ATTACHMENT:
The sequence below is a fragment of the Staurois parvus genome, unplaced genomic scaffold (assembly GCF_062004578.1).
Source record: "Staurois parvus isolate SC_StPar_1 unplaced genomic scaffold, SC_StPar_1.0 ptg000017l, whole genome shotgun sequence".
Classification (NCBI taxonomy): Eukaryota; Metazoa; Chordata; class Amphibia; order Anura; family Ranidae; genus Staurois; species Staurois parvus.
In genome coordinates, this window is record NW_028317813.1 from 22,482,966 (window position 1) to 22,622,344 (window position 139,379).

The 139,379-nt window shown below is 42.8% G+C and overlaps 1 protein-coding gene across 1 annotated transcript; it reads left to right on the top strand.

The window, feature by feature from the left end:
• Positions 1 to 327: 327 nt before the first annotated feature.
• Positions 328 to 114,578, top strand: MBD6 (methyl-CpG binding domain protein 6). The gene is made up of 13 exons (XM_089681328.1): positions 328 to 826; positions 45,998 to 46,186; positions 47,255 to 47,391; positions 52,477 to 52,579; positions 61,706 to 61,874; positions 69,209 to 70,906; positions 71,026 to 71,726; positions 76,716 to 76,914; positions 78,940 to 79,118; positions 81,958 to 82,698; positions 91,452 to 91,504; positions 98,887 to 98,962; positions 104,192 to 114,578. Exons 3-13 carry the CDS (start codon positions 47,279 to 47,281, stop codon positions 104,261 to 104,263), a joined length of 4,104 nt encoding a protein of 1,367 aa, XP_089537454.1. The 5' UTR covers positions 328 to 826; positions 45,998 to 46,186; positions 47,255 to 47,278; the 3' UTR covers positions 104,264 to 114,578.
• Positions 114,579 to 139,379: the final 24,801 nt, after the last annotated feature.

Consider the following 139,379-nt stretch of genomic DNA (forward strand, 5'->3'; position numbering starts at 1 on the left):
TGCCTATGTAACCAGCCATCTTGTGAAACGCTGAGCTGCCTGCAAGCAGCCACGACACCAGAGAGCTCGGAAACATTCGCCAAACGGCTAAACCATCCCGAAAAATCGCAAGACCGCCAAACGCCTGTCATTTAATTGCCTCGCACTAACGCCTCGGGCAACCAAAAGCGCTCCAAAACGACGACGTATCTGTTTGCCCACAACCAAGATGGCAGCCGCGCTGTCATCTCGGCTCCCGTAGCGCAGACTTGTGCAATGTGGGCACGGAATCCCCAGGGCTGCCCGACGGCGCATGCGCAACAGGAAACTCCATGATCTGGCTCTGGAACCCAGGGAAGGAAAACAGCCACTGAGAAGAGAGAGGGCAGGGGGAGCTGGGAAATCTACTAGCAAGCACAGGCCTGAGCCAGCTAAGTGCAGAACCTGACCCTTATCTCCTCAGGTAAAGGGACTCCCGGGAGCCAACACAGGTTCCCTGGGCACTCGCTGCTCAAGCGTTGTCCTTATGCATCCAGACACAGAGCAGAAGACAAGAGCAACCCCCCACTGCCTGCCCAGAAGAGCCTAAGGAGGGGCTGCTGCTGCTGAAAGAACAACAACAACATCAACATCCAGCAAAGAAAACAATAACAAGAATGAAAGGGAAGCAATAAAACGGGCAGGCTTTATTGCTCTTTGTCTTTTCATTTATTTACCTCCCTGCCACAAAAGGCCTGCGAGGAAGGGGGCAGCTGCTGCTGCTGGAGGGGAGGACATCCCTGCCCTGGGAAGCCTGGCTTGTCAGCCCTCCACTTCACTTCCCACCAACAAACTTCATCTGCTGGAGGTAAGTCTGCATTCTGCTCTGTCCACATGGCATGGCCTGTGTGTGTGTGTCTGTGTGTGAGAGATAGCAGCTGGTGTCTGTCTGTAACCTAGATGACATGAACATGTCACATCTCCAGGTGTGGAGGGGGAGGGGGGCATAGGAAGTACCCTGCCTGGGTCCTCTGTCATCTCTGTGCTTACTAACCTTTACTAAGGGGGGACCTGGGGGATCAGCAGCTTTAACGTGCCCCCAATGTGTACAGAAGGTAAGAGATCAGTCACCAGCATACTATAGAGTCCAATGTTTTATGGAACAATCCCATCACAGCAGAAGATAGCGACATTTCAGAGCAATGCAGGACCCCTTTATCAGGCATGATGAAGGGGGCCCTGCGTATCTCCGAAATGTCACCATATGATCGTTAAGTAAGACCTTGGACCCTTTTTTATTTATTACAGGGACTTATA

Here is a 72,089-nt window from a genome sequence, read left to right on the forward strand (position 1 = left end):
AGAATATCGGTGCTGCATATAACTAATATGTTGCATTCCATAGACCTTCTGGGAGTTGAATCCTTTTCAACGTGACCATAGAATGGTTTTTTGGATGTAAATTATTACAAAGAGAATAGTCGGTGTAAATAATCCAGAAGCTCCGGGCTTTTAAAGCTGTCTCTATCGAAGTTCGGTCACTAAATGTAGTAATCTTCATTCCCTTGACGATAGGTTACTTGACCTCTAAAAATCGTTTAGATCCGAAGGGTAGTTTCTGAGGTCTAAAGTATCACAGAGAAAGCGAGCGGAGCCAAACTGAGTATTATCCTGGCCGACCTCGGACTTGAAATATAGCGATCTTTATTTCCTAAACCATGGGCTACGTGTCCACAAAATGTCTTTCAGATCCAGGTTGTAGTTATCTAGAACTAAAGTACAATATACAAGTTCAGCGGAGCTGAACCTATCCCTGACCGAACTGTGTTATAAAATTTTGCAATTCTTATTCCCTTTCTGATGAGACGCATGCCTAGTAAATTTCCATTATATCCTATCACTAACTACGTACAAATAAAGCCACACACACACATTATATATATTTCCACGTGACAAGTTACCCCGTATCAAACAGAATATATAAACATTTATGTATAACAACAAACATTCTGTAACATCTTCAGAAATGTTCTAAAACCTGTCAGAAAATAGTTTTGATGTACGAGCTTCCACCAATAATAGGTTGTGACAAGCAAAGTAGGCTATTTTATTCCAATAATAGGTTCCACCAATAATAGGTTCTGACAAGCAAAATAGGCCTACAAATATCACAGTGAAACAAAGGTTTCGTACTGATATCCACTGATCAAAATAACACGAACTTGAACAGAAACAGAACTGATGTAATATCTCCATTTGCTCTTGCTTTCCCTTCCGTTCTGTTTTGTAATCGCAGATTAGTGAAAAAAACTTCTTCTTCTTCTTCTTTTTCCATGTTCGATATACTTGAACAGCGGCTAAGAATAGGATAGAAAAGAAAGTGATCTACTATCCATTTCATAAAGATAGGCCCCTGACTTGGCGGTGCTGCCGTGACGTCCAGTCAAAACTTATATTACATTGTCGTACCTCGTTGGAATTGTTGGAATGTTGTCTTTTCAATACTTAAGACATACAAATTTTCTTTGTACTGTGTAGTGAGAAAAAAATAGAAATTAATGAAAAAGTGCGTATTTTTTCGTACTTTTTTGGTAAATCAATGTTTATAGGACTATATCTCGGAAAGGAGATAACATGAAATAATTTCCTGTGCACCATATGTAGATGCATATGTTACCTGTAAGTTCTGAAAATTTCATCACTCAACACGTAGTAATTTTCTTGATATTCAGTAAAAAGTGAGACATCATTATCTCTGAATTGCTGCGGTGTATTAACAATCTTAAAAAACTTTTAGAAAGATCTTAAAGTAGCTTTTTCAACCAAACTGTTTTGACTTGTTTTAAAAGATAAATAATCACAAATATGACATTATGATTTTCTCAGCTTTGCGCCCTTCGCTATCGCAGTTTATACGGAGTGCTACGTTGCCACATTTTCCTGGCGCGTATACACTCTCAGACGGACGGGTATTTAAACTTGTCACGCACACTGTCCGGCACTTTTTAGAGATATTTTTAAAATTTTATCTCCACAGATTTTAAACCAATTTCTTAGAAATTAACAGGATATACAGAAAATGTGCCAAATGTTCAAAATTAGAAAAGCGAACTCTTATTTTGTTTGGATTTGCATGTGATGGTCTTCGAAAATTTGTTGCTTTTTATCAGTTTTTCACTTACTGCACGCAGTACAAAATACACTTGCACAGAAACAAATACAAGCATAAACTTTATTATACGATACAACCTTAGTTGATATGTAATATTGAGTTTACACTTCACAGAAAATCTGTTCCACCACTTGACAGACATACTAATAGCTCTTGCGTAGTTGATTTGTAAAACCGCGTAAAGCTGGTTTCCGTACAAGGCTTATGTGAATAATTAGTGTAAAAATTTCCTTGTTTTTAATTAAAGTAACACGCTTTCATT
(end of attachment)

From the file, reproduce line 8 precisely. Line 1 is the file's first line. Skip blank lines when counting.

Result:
• Positions 328 to 114,578, top strand: MBD6 (methyl-CpG binding domain protein 6). The gene is made up of 13 exons (XM_089681328.1): positions 328 to 826; positions 45,998 to 46,186; positions 47,255 to 47,391; positions 52,477 to 52,579; positions 61,706 to 61,874; positions 69,209 to 70,906; positions 71,026 to 71,726; positions 76,716 to 76,914; positions 78,940 to 79,118; positions 81,958 to 82,698; positions 91,452 to 91,504; positions 98,887 to 98,962; positions 104,192 to 114,578. Exons 3-13 carry the CDS (start codon positions 47,279 to 47,281, stop codon positions 104,261 to 104,263), a joined length of 4,104 nt encoding a protein of 1,367 aa, XP_089537454.1. The 5' UTR covers positions 328 to 826; positions 45,998 to 46,186; positions 47,255 to 47,278; the 3' UTR covers positions 104,264 to 114,578.